Happy Wednesday, everyone! We’re soooo excited to see some of you one week from tomorrow in Palo Alto for our next INSIDER event, featuring the one-and-only Marc Andreessen, SurveyMonkey CEO Zander Lurie, “Radical Candor” author and founder Kim Malone Scott and Homebrew’s Hunter Walk. Giant thanks again to our partners at Mattermark, Ballou PR, and Bolt for their generous help in putting the night together.
The event is sold out as space is very limited (and we’re told SurveyMonkey takes security seriously), so please don’t show up without a seat. For those of you we can’t accommodate this time around, we’re hoping to organize one more of these evenings before year end up in San Francisco, so stay tuned!
Top News in the A.M.
Here’s the Department of Transportation‘s newly issued policy on self-driving cars. (It basically tells automakers to figure it out themselves.)
Apple is reportedly talking with the car manufacturer McLaren about a possible acquisition or strategic investment, according to the Financial Times. (What the, who the . . .) More here.
Allset, a 17-month-old, San Francisco-based startup whose app speeds the dining process by enabling users to book a restaurant reservation, place their order before arriving, and even pay from the app, has raised $2.35 million in seed funding led by Metamorphic Ventures. Other participants in the round include Andreessen Horowitz, FJ Labs and SMRK VC Fund. The company has now raised $3.35 million to date. VentureBeat has more here.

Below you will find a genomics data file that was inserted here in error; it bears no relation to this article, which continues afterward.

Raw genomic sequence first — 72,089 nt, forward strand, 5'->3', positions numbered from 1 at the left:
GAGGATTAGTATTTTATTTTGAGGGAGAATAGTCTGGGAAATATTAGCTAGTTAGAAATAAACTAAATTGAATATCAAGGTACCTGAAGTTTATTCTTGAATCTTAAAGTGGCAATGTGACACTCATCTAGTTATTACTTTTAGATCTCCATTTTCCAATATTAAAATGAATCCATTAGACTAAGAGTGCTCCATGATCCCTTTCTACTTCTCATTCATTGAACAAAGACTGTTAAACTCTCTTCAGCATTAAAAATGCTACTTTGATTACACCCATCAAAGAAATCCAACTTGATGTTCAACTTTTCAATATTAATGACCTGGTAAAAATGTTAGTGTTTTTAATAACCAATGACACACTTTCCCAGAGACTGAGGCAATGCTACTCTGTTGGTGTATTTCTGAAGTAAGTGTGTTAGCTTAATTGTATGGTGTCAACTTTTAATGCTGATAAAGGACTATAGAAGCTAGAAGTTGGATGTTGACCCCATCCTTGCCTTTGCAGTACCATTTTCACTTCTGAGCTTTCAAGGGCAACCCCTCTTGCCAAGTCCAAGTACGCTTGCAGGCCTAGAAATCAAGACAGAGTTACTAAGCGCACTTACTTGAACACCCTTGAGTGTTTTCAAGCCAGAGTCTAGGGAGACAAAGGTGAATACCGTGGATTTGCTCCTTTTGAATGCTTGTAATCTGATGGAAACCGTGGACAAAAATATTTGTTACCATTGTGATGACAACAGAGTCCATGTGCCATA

Catalyze, a three-year-old. Madison, Wi.-based startup centered around HIPAA compliant cloud computing for healthcare, has raised $6.5 million in Series B funding led by Lewis & Clark Ventures, with participation from earlier investors Arthur Ventures, Baird Venture Partners and Chicago Ventures. More here.
d.light, a nine-year-old, Bay Area-based company that’s developing solar light and energy solutions for off-grid communities in remote emerging markets, has raised $22.5 million in new funding, including $15 million in equity from KawiSafi Ventures Fund, Energy Access Ventures, Omidyar Network and NewQuest Capital Partners, and $5 million in grants from the Shell Foundation, USAID and its Development Innovation Ventures, and the United Nations Capital Development Fund. Fortune has more here.
FinanceFox, a two-year-old, Berlin-based insurance technology startup, has raised $28 million in Series A funding co-led by Horizons Ventures and Target Global, with participation from earlier investors AngelList, Idinvest, Salesforce Ventures, Speedinvest, Seedcamp and Victory Park Capital. TechCrunch has more here.
Gametime, a 3.5-year-old, San Francisco-based event ticketing app catering to people needing last-minute tickets, has raised $20 million in Series B funding from GV, Evolution Media Partners and the Stanford StartX Fund, as well as earlier investors Accel Partners, Casey Wasserman, and Jeff Mallett. TechCrunch has more here.
InfluxData, a four-year-old, San Francisco-based time series, events, and metrics database, has raised $16 million in Series B funding led by Battery Ventures, with participation from Mayfield, Trinity Ventures and Bloomberg Beta. TechCrunch explains the tech (which we’re still trying to understand) here.
Metromile, a five-year-old, San Francisco-based pay-per-mile insurance startup, is disclosing that it has raised $191.5 million in equity and debt funding across three previously undisclosed rounds. Its backers include Intact Financial, China Pacific Insurance, New Enterprise Associates, Index Ventures, First Round Capital, SV Angel and Mitsui & Co. Part of the proceeds will be used to acquire insurance carrier Mosaic Insurance (to handle the underwriting of its policies). TechCrunch has more here.
Mobilize, a two-year-old, San Francisco-based unified messaging platform, has raised $6.5 million in new funding from Trinity Ventures, Array Ventures, Floodgate, Hillsven Capital and Upwest Labs. TechCrunch has more here.